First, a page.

Michael Jackson -vs- Tom Sneddon
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Michael Jackson and Santa Barbara District Attorney
At a press conference held Wednesday, November 19, Santa Barbara
District Attorney Tom Sneddon announced that pop singer Michael Jackson was wanted under
California Penal Code 288a: molestation of a child. Michael Jackson was in communication
with legal authorities, Attorney Tom Sneddon said, to turn himself in. At that time, he
will be required to surrender his passport. Michael Jackson was last spotted Tuesday in
Las Vegas, and CNN reports that he intends to surrender Thursday morning, according to a
source close to the case.
Jury Selection Begins Today In Michael Jackson Trial
Singer Accused Of Giving Boy Alcohol, Molesting Him
POSTED: 6:46 am EST January 31, 2005
UPDATED: 7:28 am EST January 31, 2005
SANTA MARIA, Calif. -- After all the hype, legal wrangling and media
attention, Michael Jackson's child molestation trial finally begins.
Jury selection begins today in Jackson's trial in Santa Maria. About 750 people are being
called as prospective jurors today. The entire jury selection process may take as long as
a month or longer.
The jurors would be expected to serve on a case that may take as long as
half a year. Finding jurors who haven't prejudged the case is a mere prelude to a
courtroom contest that will include testimony from the boy who accuses the pop icon of
The pop star is 46, and is accused of molesting a boy who suffered from cancer, after
loosening him up with alcohol. The child was 13 at the time. Jackson has steadfastly
denied all the charges against him.
Jackson is expected to be in the courtroom today.
The prosecution team is led by Tom Sneddon, district attorney for Santa Barbara County,
Calif., and he has locked horns with Jackson before. He was the man behind the
investigation into child molestation charges against Jackson a decade ago. That case ended
after Jackson settled a civil suit out of court. The pop star claims Sneddon has had it in
for him ever since.
The man who will try to keep both sides in check is Superior Court Judge Rodney Melville.
He's a veteran judge who has refused to tolerate lateness or much public scrutiny of trial
materials. At one point in a pre-trial hearing, he even chastised Jackson for asking to
take a bathroom break.
Finding A Jury A Challenge
As is the case with most celebrity trials, one key is to find an impartial jury. And,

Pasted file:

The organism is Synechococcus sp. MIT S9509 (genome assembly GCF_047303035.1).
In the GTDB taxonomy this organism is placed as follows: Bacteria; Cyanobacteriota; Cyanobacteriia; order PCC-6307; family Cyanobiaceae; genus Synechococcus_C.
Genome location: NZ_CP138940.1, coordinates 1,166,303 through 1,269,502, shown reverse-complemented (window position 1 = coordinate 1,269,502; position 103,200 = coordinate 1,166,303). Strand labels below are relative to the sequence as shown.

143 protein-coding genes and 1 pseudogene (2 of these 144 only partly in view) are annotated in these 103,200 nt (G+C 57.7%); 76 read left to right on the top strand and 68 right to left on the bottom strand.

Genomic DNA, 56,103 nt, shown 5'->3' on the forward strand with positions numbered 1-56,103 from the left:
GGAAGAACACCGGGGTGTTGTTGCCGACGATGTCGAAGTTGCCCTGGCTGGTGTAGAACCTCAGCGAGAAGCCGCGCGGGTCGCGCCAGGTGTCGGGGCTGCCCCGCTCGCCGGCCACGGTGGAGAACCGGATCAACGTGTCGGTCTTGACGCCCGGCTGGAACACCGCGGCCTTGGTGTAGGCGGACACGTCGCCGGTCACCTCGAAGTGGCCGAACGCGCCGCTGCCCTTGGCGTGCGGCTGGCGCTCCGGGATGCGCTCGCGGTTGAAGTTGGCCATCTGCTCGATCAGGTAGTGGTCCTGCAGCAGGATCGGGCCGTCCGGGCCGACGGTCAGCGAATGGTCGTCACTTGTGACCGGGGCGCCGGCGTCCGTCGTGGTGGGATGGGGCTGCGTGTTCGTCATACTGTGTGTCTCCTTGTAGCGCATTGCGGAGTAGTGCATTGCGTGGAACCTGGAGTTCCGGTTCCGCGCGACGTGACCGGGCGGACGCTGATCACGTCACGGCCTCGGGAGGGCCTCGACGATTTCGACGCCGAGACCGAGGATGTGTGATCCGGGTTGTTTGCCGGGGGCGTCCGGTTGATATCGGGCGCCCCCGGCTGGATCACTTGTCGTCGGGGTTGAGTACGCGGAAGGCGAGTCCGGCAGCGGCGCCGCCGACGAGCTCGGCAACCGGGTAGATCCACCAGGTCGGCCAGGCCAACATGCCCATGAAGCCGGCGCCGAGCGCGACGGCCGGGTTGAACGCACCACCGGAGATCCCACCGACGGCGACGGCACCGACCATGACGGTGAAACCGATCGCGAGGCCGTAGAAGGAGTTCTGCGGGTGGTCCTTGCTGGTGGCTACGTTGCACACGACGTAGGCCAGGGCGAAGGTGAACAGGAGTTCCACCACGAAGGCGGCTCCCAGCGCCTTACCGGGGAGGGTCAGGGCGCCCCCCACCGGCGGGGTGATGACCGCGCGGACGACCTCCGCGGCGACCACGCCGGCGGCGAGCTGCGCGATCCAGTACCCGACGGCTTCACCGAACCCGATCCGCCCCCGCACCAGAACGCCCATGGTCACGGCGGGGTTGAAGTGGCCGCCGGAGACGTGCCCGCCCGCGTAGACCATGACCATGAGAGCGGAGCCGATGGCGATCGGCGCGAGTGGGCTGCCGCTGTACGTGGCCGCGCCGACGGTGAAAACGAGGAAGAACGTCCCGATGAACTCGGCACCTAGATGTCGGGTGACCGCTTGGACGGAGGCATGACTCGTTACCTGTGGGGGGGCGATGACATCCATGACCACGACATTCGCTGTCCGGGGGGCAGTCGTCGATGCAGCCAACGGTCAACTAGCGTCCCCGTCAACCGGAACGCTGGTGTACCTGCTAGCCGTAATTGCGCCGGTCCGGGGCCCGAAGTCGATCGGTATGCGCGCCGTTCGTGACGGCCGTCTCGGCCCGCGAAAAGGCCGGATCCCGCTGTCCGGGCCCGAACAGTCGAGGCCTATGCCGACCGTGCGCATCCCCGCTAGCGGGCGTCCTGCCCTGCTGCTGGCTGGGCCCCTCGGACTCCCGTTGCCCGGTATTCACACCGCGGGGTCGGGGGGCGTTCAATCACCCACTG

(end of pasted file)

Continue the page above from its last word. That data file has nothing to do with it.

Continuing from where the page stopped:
despite what many believe, that doesn't mean finding a jury that hasn't heard of Jackson
or the allegations against him.
Both sides and the judge will try to find those who say they can put everything they've
heard about the case behind them and look at the evidence presented in court to determine
guilt or innocence. The length of the trial is also expected to be a factor in seating a
The initial jury pool will contain 750 would-be panelists. It's expected that it will take
about a month to find a panel and alternates to hear the case.
No Cameras, But
What does the Michael Jackson and "the revolution" have in common? Neither will
be televised. The judge has barred cameras from the courtroom. And that means that we
won't get the "just like being there" feel that the O.J. Simpson case had.
But the trial will have lots of coverage.
More than 1,000 reporters have applied for credentials, including those from Japan, the
United Kingdom, Australia, Switzerland, Germany, Canada and Mexico. Although they all
can't be in the courtroom, the reporters will be able to monitor developments elsewhere in
And E! Entertainment Television plans to use actors to create daily re-enactments.
Jackson Makes Statement On Video
Jackson predicts he will walk out of the courtroom a free man. He released a
court-approved video statement on his Web site. In it, he blasts recent media leaks about
him as "disgusting and false" and he asks the public to keep an open mind and
let him have his day in court. He said he deserves a fair trial like every American and he
will be vindicated when the truth is told.
Dressed in a blue shirt and looking directly into the camera, Jackson denounced media
leaks in his child molestation case. He called the leaks "ugly, malicious
information." Jackson said they're "disgusting and false." Jackson said he
has faith in the justice system, that he deserves a fair trial and that people should
"keep an open mind" about his case.
Jackson said he let his accuser into his Neverland Ranch after the boy's family said he
was fighting cancer and needed help. He said he never will put himself in "so
vulnerable a position ever again," though he didn't elaborate.
Fans Have Their Say, Too
Jackson wasn't the only one speaking out on his behalf on the eve of his child molestation
trial. There was a rally of his fans outside the courthouse where the pop star's fate will
Those on hand criticized the prosecution of the singer, saying that people who accuse
Jackson are picking on him. As one fan put it, Jackson's accusers "don't look at who
he is inside."
One fan said she came from Detroit to be on hand for the trial, while another said he
traveled four days by bus to get to Santa Maria for the start of the trial